CNS Canada — ICE Futures Canada canola contracts continue to chop around in a narrow range these days, as the trade waits for the market to break one way or another.
Canada and China recently agreed on rules over dockage that will see shipments of canola accepted at Chinese ports as long as they don’t have foreign materials in excess of 2.5 per cent.
This is good news, said Mike Jubinville of ProFarmer Canada in Winnipeg, but the market wants to see how much canola China actually buys before it starts to relax.
“I think it opens the door for a big export program to China but we’re still waiting for that first piece of business to get done,” he said.
The question of how much canola is actually out there is also keeping some traders on the sidelines, as evidenced by relatively light volumes in recent days.
Statistics Canada recently pegged the country’s canola production, using a satellite-based modelling system, at 18.3 million tonnes. While many investors shrugged off the guess, it still rankled some who feel even more canola may still be out there.
“We’re lower right now but I still view this (in the broader context) as a sideways trending market,” Jubinville added.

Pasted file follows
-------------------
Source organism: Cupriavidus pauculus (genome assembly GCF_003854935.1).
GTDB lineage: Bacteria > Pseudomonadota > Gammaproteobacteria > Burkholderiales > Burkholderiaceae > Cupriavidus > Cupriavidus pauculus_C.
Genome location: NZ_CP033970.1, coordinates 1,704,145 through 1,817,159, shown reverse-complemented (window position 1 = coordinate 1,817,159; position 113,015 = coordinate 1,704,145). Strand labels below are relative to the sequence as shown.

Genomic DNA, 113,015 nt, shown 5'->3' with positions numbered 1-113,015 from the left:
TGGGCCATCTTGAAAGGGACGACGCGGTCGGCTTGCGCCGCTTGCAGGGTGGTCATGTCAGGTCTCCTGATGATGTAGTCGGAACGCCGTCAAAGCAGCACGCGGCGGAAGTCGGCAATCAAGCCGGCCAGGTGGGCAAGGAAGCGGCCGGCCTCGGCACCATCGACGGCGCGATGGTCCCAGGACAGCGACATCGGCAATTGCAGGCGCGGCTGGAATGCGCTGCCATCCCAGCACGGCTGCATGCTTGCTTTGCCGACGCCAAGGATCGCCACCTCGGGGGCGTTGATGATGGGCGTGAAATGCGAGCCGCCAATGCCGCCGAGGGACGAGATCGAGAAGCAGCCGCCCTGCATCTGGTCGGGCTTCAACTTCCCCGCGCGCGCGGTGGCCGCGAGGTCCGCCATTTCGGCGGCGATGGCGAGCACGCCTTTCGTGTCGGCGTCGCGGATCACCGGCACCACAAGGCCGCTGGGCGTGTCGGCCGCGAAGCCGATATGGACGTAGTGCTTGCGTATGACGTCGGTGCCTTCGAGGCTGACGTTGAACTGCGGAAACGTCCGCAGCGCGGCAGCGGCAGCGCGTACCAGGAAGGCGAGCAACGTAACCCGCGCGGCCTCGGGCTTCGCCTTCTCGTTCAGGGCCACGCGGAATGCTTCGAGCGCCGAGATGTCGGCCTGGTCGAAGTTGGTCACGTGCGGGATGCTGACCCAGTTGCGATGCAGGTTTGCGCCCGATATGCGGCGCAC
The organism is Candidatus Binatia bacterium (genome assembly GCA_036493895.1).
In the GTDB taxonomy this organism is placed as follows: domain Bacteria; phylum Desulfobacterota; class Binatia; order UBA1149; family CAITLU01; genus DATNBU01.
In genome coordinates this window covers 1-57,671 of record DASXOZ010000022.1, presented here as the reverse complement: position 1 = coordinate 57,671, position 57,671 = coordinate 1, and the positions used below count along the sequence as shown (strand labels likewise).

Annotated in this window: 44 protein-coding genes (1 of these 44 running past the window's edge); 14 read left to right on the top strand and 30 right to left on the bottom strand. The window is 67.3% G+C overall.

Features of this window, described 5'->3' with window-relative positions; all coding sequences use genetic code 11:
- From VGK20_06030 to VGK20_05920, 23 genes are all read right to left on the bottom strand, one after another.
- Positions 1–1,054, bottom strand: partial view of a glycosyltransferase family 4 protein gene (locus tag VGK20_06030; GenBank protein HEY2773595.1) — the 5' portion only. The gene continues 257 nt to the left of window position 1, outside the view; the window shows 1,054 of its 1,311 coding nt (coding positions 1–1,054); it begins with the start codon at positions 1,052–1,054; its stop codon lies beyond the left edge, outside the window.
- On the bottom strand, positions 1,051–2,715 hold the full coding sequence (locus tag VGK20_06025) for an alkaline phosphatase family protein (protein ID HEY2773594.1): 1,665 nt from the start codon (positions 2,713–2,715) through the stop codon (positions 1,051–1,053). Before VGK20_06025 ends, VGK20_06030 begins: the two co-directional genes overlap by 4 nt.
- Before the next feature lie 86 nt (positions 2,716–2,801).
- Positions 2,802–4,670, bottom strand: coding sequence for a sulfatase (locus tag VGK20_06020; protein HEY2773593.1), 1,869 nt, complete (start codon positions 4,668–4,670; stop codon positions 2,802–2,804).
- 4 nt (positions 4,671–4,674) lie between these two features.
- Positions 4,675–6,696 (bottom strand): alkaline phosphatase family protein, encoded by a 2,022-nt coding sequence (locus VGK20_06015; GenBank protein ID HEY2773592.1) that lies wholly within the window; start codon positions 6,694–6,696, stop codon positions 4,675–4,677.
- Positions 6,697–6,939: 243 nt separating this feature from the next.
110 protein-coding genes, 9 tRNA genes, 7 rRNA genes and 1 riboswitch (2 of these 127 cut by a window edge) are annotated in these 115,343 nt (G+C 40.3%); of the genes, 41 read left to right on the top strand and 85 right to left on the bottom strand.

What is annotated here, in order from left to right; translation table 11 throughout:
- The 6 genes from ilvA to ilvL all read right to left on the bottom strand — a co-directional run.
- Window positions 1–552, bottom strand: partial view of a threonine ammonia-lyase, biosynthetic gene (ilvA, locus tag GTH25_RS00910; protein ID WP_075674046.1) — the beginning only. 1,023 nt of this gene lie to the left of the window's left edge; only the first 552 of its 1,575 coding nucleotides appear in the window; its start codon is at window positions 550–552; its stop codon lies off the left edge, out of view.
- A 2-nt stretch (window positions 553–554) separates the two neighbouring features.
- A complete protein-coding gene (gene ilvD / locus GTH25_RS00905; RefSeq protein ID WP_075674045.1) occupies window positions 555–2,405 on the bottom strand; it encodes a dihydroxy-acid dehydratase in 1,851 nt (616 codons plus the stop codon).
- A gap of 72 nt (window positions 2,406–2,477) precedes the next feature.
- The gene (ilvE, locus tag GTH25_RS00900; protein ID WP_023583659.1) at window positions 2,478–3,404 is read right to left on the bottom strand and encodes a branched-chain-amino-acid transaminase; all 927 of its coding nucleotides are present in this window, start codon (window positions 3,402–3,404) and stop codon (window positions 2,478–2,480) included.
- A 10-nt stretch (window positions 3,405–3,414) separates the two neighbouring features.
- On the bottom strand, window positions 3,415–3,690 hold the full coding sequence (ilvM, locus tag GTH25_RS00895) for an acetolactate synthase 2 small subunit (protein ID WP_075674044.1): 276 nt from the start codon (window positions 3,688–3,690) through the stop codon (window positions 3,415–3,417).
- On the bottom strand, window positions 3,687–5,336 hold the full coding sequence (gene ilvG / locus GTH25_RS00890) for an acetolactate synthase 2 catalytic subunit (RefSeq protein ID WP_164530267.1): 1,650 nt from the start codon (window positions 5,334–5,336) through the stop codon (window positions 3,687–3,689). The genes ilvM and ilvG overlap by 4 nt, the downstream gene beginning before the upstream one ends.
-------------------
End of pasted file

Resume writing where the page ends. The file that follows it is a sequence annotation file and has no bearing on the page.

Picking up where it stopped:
Harvest pressure is steady in Saskatchewan and Manitoba, while Alberta continues to fight its way out of soggy fields. This should limit the upside to a certain extent, said Jubinville.
The range, he said, is “November $477 (per tonne) on the upside, $450 per tonne on the bottom side. That is it until further notice.”
At the same time there are bullish indicators keeping the market supported, despite the bearish scene.
Demand is strong and crush pace is at all-time record levels for this very early time of the year in the new-crop marketing season, Jubinville said.
During the week ended Wednesday, the front-month November contract was unchanged while the January contract finished 60 cents higher.
— Dave Sims writes for Commodity News Service Canada, a Winnipeg company specializing in grain and commodity market reporting.